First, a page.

Monday, August 15, 2011

[My Take On...] Goblins

What do you like to see in the text description for a monster? 

I think the 1e MM had it just about right. You get a summary of the monster's appearance, organization, habitat, weaponry, and modus operandi, and not much more. When I write descriptive text for a monster, I try not to write more than a GM could read in 60 seconds. 

Here's my entry for "Goblin" in the DungeonTeller RPG:

Goblins are malicious, unruly, underground folk. They live in bands of 20 to 200 individuals, occupying a central, well-hidden cave and any number of surrounding mining tunnels. For every 10 goblins, one will be a “boss” who acts as an overseer. The bosses, in turn, report to the band’s king or queen. Occasionally a successful king or queen will rule over several bands. Each band also has its own hobgoblin wizard – it’s a rare goblin who can cast magic spells! (Hobgoblins receive their own entry in this book). Goblins mine metal ores as well as the coal they need to smelt the ores. They also raid dwarf mines for cartloads of ore and for prisoners they can use as slaves. When the ore in one area is exhausted, after a period of years or decades, the goblin band will move on to new grounds, leaving their cave and tunnels behind, often to become occupied by other underground monsters. Much of the underworld was carved out in this manner, making goblins an important part of the deep ecosystem and economy.

Goblins typically carry hammers and picks scaled to their size, and a bag of stones for shooting at enemies with a slingshot. They love cacophonous music, and sometimes throw wild revels accompanied by banging drums, rattles, and horns. These revels can be heard for miles underground and are sometimes the first sign that a goblin band is near. On the prowl, however, goblins are extremely stealthy and like to surprise their enemies with overwhelming force in terrain that favors their position.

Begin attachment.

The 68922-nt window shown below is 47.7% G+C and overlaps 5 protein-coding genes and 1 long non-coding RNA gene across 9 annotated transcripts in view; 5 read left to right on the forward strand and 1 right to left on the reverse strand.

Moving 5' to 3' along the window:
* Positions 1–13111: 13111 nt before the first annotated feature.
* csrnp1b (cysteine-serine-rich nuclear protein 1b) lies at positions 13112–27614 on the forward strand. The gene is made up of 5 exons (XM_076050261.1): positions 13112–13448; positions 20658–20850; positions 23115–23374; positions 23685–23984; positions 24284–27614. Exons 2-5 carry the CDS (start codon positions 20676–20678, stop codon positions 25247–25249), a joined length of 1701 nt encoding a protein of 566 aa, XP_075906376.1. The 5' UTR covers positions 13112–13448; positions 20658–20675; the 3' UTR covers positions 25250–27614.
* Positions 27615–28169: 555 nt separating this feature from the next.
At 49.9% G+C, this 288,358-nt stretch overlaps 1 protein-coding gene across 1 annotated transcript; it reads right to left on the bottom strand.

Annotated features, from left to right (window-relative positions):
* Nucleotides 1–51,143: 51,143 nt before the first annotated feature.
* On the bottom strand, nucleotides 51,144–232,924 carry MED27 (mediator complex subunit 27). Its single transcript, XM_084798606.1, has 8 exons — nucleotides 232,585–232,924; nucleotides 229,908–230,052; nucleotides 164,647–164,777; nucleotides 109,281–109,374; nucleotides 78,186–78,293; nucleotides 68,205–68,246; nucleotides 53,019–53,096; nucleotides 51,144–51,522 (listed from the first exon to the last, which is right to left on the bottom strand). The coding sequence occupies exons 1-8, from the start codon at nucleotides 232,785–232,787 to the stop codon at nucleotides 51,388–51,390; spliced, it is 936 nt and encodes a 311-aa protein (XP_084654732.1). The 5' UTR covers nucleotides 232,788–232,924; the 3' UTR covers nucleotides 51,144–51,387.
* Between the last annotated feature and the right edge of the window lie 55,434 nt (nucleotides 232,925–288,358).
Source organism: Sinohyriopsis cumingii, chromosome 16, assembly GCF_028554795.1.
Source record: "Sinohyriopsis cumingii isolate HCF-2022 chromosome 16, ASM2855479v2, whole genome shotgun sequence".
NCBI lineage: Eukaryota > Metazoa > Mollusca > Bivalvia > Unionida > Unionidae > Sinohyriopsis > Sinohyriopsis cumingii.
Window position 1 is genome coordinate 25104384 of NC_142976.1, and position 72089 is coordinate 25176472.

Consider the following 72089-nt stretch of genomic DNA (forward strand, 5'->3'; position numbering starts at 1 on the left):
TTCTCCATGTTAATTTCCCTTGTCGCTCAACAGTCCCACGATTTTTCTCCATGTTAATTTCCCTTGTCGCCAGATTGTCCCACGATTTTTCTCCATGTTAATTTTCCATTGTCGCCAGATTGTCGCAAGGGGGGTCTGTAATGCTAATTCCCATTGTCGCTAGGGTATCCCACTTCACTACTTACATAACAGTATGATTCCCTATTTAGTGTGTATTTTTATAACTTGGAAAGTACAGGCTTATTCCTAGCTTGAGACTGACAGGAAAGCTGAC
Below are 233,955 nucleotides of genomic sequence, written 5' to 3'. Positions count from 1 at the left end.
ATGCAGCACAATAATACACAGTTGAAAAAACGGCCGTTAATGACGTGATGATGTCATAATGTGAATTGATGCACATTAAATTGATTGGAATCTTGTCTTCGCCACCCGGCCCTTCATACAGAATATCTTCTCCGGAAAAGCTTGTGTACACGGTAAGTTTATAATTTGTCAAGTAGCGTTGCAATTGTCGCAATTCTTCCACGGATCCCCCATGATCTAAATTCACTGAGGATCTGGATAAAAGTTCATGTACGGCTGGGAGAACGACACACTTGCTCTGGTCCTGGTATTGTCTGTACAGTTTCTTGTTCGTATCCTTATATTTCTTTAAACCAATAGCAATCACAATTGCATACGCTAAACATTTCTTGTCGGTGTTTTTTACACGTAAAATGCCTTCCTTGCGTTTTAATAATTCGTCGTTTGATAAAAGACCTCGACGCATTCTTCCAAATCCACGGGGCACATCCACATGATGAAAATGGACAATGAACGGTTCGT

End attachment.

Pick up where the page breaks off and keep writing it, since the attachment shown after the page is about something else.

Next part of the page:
In the 2e Monstrous Manual and certainly by the 3e MM, the descriptions became longer and more technical, two qualities that I find toxic to my sense of wonder. As one of my professors often said, "Evoke, don't describe." I like to leave enough unsaid so that I'm not imposing my goblins on your game. I think this principle may also illuminate why David Sutherland was perhaps the ideal illustrator for D&D. When I see a Sutherland illustration, especially, I feel I'm looking at an adventurer's impression of a monster, rather than a literal depiction of it, like something a PC might sketch out on a napkin in the tavern after returning from the dungeon.

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